PDAC 2016 reveals investors are slow to get on board with rising commodity prices

March 9, 2016

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Well, it’s apparent that the rising mineral commodity prices have yet to pique the global investment community’s risk appetite. The core shack, once a proud standout section unto itself at the PDAC convention, now shares space in the Investor’s Exchange to replace the public mining companies who have not been able to add a PDAC trip to the marketing budget this year. There are aisles where none previously existed. More free beer is being distributed as a way to adhere the audience to the floor for a little bit longer. It has been, by all measures, a relatively quiet year at PDAC. There were 22,000 attendees this year, down from 2012’s record-setting 30,369 attendees.

That was back when copper was trading closer to US$4 a pound than US$2, and gold was still trading above US$1,700 an ounce. Oil was trading in US$100 — $110 range, and even iron ore was trading at US$144 per tonne.



Stockcharts.comHealthy PDAC numbers are commensurate with robust commodities prices.

But the vast majority of investors are reactive, as opposed to proactive, in positioning themselves in price trend waves. Thus, they find themselves chasing rainbows instead of shooting fish in a barrel.

In the current commodity price cycle, we are poised at the lower end of the rebound. As the credit cycle begins to collapse, historically, that is when commodities swing higher.

This year’s price action in iron ore could be a signal of just such a shift in the macro economy occurring. Surging 20 per cent Monday alone, the price of iron ore has increased by 46 per cent year to date.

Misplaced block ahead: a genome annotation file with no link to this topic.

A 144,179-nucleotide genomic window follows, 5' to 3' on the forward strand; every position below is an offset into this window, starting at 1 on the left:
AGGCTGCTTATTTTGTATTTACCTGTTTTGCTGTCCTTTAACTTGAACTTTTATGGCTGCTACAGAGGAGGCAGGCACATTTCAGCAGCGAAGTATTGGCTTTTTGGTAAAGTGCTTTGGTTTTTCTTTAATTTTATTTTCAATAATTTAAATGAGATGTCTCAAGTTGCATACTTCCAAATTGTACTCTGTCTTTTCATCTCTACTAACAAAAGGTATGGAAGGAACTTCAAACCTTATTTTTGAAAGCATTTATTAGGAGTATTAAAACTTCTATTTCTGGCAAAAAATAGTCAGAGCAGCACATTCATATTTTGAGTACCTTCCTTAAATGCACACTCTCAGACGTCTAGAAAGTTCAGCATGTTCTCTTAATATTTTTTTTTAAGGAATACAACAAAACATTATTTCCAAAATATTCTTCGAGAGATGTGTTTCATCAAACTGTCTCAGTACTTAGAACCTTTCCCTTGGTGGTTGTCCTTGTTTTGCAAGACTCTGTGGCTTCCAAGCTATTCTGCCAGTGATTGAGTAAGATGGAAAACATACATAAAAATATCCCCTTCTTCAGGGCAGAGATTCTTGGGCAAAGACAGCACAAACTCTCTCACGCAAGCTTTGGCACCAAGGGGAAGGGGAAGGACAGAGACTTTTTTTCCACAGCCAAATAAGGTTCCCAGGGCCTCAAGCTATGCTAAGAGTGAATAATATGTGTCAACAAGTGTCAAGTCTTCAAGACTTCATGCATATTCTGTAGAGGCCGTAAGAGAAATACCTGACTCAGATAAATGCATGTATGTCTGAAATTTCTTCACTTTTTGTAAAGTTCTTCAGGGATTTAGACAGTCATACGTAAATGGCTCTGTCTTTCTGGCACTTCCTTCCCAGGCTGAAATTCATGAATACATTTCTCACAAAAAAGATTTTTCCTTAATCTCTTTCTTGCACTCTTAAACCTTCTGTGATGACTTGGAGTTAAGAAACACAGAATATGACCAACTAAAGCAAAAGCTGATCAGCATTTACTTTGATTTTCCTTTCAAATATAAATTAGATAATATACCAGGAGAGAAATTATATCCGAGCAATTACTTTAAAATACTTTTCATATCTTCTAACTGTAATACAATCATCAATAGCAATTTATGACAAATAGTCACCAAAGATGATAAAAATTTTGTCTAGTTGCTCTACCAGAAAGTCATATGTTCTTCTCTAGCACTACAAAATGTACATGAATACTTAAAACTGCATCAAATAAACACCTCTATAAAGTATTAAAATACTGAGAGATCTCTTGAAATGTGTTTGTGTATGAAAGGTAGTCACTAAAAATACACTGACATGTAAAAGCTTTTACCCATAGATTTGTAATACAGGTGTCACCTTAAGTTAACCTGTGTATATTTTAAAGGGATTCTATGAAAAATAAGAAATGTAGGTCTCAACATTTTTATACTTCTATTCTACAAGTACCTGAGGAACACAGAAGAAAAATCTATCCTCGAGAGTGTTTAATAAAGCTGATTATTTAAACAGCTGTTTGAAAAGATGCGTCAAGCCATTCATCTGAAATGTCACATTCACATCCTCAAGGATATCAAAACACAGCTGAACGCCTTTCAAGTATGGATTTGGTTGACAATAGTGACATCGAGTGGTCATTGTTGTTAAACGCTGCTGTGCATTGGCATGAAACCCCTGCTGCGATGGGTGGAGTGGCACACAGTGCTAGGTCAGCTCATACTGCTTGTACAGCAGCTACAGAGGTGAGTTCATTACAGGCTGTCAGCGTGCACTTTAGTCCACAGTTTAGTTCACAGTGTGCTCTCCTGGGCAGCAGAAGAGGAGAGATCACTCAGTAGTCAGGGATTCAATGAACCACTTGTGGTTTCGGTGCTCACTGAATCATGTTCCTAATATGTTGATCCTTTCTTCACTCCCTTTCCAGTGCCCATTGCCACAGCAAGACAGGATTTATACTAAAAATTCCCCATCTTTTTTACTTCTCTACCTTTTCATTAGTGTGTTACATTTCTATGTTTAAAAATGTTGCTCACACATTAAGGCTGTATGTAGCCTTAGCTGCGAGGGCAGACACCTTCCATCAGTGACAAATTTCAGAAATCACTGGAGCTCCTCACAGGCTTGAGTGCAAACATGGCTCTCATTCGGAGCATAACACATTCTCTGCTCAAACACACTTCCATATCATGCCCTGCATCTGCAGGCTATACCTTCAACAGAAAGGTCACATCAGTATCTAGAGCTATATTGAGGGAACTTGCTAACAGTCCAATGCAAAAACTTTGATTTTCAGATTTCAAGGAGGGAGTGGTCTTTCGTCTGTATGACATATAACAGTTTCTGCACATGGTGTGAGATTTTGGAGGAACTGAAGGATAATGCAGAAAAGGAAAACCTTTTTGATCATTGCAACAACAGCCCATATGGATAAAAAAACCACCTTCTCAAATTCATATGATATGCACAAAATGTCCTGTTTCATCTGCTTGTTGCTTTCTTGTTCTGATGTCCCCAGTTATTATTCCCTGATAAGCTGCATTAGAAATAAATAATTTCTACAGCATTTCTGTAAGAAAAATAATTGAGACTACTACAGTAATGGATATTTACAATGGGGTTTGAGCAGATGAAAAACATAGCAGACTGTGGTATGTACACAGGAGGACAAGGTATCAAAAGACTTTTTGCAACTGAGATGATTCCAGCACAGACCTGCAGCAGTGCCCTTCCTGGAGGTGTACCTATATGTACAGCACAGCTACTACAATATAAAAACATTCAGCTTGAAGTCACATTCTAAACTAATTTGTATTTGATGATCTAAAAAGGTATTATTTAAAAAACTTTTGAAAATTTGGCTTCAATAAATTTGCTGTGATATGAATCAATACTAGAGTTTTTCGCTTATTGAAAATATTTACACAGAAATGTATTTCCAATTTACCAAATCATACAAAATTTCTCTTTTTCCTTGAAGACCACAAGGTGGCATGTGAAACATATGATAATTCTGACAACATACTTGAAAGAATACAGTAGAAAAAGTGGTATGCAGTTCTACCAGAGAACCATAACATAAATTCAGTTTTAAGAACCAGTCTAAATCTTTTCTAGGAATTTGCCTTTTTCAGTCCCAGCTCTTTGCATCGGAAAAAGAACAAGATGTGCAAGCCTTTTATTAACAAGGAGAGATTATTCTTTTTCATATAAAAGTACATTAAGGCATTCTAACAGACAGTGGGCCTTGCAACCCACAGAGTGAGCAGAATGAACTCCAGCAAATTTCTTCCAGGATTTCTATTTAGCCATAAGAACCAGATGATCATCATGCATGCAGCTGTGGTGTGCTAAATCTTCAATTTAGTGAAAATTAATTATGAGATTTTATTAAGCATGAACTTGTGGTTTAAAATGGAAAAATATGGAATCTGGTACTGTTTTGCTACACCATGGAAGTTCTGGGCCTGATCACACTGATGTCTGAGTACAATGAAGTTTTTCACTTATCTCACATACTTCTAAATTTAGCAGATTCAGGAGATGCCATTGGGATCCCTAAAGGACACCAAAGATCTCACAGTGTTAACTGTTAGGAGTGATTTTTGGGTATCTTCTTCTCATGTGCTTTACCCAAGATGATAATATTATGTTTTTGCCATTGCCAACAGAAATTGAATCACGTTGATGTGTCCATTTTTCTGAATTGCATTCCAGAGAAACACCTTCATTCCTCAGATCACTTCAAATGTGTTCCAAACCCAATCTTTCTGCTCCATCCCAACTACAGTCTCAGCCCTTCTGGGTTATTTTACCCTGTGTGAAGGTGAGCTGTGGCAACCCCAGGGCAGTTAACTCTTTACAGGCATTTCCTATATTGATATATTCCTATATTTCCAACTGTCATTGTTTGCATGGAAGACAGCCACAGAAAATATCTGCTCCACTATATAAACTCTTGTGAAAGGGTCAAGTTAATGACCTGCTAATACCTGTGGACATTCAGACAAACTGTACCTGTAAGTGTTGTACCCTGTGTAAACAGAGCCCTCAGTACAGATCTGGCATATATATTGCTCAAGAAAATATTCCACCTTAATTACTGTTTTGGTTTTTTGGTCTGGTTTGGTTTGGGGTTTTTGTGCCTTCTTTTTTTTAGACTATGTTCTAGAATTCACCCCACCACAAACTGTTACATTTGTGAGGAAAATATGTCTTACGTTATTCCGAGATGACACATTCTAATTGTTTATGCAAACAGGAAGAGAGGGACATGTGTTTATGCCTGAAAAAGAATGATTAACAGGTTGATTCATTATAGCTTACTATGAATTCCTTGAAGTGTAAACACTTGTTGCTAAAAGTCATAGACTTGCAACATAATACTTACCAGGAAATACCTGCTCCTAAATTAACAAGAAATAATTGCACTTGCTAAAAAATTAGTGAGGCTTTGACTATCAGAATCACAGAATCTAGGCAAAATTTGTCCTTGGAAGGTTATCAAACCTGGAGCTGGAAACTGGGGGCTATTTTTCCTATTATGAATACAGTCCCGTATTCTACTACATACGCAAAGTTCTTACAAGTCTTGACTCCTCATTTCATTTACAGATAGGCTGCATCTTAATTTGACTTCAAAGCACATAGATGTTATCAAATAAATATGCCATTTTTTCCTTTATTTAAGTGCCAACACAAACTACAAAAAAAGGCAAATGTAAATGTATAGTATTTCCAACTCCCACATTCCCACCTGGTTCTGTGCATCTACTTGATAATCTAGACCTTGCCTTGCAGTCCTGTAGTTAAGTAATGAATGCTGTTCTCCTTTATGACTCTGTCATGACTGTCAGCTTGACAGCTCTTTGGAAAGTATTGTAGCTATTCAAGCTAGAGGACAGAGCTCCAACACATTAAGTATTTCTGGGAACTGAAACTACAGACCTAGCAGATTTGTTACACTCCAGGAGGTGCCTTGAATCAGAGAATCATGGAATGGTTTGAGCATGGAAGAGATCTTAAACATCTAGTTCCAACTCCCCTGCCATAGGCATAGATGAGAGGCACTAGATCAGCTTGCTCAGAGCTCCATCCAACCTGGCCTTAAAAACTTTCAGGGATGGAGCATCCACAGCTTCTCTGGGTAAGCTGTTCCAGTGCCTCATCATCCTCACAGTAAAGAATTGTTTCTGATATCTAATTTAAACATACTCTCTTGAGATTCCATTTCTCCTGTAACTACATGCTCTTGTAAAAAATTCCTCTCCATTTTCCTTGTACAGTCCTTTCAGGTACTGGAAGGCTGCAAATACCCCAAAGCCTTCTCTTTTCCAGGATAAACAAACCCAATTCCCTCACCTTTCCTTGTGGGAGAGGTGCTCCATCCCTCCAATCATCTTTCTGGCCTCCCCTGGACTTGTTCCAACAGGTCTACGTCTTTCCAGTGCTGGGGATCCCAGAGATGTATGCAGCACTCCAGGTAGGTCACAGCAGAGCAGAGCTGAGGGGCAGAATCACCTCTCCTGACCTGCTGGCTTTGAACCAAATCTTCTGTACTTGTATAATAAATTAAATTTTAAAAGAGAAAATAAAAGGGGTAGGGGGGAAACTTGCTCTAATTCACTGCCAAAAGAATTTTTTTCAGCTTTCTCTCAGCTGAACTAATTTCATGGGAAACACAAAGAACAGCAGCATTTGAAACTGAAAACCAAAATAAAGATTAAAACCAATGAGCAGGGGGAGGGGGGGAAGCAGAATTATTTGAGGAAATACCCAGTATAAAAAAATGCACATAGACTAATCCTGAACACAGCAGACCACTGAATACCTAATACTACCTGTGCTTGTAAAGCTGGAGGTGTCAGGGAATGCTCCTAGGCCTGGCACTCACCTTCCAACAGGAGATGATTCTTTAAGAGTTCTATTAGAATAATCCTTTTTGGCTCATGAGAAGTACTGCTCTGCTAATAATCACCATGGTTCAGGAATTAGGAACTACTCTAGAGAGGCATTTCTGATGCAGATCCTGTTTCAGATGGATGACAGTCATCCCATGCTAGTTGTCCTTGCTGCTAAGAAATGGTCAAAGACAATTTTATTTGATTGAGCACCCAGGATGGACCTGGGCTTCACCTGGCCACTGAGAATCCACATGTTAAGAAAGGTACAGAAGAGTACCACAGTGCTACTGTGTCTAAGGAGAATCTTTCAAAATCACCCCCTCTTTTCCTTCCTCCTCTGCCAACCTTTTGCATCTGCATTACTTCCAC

This transformation is just getting started. The precious metals complex leading the way is historically the first signal that such an asset replacement cycle is underway.

I ran into Don Coxe on the floor of the PDAC yesterday, and he posited a very interesting theory, which we are going to explore in-depth during an upcoming podcast interview. The essence of his theory is that in the Capital Asset Pricing Model, used by risk managers worldwide, the benchmark reference asset has traditionally been the U.S. 10-year Treasury. Coxe says that Negative Interest Rate Policy has undermined, or is undermining, that position, and he thinks that the best reference benchmark may now be gold.

If that is the case, Coxe says, “You’ll see gold move like you’ve never seen it move before.” Coxe is adviser to the Coxe Commodity Strategy Fund and the Coxe Global Agribusiness Income Fund in Canada, and was formerly Strategy Adviser for BMO Financial Group until 2012.

That shift, if it does occur, further enforces the concept of latency in capital markets, or the period of time between when a shift has occurred and when investors capitalize on it. The sooner we as investors deploy capital ahead of the completion of such a cyclic shift, the better, theoretically, shall be our performance.

Going back to the Capital Asset Pricing Model, its foundation is the idea that there two types of risk: systemic, and specific. Specific risks are those that can be mitigated by diversification. Systemic risk is that which cannot be diversified away from, and so investors concern themselves primarily with that.

The shift described here is systemic in nature. The latency is the opportunity for early investors to outperform later investors.

The experienced investor should already be thinking about how that shift will affect, or should affect, the Capital Asset Pricing Model, and be preparing to capitalize on it before the current cycle is even mature.

Category: Oil & Gas